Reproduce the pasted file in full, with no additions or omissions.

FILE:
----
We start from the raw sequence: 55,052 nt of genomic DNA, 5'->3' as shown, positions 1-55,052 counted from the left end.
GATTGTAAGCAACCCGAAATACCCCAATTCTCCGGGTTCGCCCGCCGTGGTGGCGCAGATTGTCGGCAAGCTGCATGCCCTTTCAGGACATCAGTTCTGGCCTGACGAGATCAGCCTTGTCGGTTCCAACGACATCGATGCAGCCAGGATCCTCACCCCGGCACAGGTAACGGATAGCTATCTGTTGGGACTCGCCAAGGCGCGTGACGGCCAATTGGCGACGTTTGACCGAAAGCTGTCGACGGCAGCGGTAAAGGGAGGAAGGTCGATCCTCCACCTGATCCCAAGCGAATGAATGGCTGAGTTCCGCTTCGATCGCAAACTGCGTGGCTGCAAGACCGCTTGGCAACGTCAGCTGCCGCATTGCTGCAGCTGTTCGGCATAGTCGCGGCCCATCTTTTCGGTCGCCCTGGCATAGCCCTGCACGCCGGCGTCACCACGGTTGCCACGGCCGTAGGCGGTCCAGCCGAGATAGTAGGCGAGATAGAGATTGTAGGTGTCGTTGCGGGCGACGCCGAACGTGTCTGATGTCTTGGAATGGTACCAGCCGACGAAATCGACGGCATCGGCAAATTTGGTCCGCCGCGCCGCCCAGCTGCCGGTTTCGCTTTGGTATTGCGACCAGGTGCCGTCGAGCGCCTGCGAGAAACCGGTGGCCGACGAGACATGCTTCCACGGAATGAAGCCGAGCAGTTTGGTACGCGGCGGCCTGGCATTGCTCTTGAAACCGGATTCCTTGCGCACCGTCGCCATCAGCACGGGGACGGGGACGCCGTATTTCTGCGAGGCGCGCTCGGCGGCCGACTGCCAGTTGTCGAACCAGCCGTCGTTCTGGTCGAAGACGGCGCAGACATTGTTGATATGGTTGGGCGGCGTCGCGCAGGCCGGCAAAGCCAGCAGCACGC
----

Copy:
We start from the raw sequence: 55,052 nt of genomic DNA, 5'->3' as shown, positions 1-55,052 counted from the left end.
GATTGTAAGCAACCCGAAATACCCCAATTCTCCGGGTTCGCCCGCCGTGGTGGCGCAGATTGTCGGCAAGCTGCATGCCCTTTCAGGACATCAGTTCTGGCCTGACGAGATCAGCCTTGTCGGTTCCAACGACATCGATGCAGCCAGGATCCTCACCCCGGCACAGGTAACGGATAGCTATCTGTTGGGACTCGCCAAGGCGCGTGACGGCCAATTGGCGACGTTTGACCGAAAGCTGTCGACGGCAGCGGTAAAGGGAGGAAGGTCGATCCTCCACCTGATCCCAAGCGAATGAATGGCTGAGTTCCGCTTCGATCGCAAACTGCGTGGCTGCAAGACCGCTTGGCAACGTCAGCTGCCGCATTGCTGCAGCTGTTCGGCATAGTCGCGGCCCATCTTTTCGGTCGCCCTGGCATAGCCCTGCACGCCGGCGTCACCACGGTTGCCACGGCCGTAGGCGGTCCAGCCGAGATAGTAGGCGAGATAGAGATTGTAGGTGTCGTTGCGGGCGACGCCGAACGTGTCTGATGTCTTGGAATGGTACCAGCCGACGAAATCGACGGCATCGGCAAATTTGGTCCGCCGCGCCGCCCAGCTGCCGGTTTCGCTTTGGTATTGCGACCAGGTGCCGTCGAGCGCCTGCGAGAAACCGGTGGCCGACGAGACATGCTTCCACGGAATGAAGCCGAGCAGTTTGGTACGCGGCGGCCTGGCATTGCTCTTGAAACCGGATTCCTTGCGCACCGTCGCCATCAGCACGGGGACGGGGACGCCGTATTTCTGCGAGGCGCGCTCGGCGGCCGACTGCCAGTTGTCGAACCAGCCGTCGTTCTGGTCGAAGACGGCGCAGACATTGTTGATATGGTTGGGCGGCGTCGCGCAGGCCGGCAAAGCCAGCAGCACGC